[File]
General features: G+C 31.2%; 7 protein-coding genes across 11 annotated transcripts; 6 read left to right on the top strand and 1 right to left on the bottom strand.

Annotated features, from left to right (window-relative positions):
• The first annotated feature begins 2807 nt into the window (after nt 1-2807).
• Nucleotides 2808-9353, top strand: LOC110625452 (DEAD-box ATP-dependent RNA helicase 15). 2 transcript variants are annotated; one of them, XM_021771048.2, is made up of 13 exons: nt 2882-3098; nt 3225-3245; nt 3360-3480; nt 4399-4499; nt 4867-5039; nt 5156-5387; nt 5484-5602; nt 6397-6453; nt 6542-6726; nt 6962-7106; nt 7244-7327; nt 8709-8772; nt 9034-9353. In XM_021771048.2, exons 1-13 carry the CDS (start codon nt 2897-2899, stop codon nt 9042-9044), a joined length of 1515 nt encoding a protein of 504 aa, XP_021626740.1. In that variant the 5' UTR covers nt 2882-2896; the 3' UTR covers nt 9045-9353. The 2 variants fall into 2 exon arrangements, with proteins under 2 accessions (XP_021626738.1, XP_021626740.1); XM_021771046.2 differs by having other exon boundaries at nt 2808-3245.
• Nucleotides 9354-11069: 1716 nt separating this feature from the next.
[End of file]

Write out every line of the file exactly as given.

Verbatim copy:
General features: G+C 31.2%; 7 protein-coding genes across 11 annotated transcripts; 6 read left to right on the top strand and 1 right to left on the bottom strand.

Annotated features, from left to right (window-relative positions):
• The first annotated feature begins 2807 nt into the window (after nt 1-2807).
• Nucleotides 2808-9353, top strand: LOC110625452 (DEAD-box ATP-dependent RNA helicase 15). 2 transcript variants are annotated; one of them, XM_021771048.2, is made up of 13 exons: nt 2882-3098; nt 3225-3245; nt 3360-3480; nt 4399-4499; nt 4867-5039; nt 5156-5387; nt 5484-5602; nt 6397-6453; nt 6542-6726; nt 6962-7106; nt 7244-7327; nt 8709-8772; nt 9034-9353. In XM_021771048.2, exons 1-13 carry the CDS (start codon nt 2897-2899, stop codon nt 9042-9044), a joined length of 1515 nt encoding a protein of 504 aa, XP_021626740.1. In that variant the 5' UTR covers nt 2882-2896; the 3' UTR covers nt 9045-9353. The 2 variants fall into 2 exon arrangements, with proteins under 2 accessions (XP_021626738.1, XP_021626740.1); XM_021771046.2 differs by having other exon boundaries at nt 2808-3245.
• Nucleotides 9354-11069: 1716 nt separating this feature from the next.